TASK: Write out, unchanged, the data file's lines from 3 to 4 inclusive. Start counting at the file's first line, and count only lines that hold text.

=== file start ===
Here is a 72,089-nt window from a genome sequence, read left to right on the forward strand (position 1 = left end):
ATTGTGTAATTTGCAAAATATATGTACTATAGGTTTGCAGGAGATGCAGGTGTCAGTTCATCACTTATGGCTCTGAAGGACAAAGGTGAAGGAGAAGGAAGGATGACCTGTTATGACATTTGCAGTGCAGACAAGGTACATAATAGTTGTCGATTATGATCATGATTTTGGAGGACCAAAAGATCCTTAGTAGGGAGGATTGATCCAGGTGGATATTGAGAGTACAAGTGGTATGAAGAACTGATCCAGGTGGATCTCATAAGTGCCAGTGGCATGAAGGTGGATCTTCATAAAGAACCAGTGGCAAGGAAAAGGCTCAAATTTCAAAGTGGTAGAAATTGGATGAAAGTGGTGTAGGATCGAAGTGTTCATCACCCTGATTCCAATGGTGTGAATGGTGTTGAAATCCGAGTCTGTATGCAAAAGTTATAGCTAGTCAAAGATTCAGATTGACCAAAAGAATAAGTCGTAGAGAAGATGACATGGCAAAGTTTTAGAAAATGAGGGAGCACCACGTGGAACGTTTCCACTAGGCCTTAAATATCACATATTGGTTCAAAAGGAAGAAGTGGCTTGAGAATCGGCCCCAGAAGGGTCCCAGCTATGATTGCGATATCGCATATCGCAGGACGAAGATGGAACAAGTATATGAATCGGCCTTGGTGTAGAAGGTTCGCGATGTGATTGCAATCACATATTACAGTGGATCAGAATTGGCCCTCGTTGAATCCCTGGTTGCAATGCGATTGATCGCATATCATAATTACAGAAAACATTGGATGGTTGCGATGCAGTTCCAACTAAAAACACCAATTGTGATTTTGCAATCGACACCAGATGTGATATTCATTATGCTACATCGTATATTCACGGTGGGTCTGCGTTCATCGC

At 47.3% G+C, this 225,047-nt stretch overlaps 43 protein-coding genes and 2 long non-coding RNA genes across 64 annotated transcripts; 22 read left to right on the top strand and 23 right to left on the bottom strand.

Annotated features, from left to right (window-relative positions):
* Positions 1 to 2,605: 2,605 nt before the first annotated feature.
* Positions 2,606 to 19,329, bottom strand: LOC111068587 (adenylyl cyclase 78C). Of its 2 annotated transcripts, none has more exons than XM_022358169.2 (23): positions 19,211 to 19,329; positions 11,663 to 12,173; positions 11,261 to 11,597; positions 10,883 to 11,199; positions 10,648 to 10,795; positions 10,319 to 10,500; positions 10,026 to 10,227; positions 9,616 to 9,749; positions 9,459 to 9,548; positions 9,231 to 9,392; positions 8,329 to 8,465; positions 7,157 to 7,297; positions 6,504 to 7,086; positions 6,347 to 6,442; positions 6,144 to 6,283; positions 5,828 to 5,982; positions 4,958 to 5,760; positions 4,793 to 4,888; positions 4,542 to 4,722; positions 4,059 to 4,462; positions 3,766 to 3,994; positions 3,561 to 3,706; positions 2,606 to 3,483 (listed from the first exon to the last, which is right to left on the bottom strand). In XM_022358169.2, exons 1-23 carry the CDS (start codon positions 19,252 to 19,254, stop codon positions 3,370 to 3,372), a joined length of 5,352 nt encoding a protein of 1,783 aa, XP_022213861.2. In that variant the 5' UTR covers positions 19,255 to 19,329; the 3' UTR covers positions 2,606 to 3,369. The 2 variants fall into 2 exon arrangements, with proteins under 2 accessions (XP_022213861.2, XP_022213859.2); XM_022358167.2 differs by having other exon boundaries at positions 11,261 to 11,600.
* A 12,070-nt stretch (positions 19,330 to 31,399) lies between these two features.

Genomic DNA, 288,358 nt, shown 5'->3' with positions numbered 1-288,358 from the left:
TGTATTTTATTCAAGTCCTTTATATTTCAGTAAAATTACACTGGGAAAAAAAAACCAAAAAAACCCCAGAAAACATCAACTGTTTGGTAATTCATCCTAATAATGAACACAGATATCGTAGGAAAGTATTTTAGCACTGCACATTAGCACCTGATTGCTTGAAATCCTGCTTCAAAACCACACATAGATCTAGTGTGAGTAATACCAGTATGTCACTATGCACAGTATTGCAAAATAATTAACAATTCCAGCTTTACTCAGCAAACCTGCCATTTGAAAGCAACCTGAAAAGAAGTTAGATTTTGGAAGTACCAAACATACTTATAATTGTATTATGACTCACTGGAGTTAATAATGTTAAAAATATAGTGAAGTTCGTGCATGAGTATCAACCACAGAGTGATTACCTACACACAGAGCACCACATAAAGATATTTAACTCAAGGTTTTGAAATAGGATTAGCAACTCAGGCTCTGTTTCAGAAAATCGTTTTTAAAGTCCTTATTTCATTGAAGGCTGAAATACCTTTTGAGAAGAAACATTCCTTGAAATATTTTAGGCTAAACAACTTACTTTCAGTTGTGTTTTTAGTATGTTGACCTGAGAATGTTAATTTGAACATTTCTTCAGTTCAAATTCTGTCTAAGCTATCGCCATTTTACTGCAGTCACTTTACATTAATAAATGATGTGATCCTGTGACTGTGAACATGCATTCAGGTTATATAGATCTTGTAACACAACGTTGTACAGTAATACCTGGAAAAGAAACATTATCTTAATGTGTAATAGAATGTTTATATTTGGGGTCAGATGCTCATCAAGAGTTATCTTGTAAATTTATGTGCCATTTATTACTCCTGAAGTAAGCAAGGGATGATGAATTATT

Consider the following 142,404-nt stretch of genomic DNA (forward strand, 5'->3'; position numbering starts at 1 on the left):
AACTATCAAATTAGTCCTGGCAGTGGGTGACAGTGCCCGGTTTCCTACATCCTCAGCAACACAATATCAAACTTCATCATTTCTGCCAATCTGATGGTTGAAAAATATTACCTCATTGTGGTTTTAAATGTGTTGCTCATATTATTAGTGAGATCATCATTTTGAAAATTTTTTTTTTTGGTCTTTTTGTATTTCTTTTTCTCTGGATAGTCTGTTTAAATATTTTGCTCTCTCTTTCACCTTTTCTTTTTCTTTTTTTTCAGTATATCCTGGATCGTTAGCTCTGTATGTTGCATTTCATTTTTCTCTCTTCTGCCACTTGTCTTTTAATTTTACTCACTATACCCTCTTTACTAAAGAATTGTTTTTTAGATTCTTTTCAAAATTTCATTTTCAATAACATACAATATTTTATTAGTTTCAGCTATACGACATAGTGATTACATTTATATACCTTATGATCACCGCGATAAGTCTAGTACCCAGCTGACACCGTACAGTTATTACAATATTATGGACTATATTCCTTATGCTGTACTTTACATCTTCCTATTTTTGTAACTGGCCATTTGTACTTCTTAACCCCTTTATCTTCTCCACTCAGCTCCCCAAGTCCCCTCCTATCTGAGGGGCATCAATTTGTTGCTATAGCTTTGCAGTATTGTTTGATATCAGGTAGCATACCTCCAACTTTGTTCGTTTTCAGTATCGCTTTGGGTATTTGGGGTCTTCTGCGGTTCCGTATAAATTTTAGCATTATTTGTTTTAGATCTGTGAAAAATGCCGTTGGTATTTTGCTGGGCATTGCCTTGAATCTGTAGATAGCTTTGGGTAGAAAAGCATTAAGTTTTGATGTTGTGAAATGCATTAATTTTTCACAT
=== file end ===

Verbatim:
At 47.3% G+C, this 225,047-nt stretch overlaps 43 protein-coding genes and 2 long non-coding RNA genes across 64 annotated transcripts; 22 read left to right on the top strand and 23 right to left on the bottom strand.

Annotated features, from left to right (window-relative positions):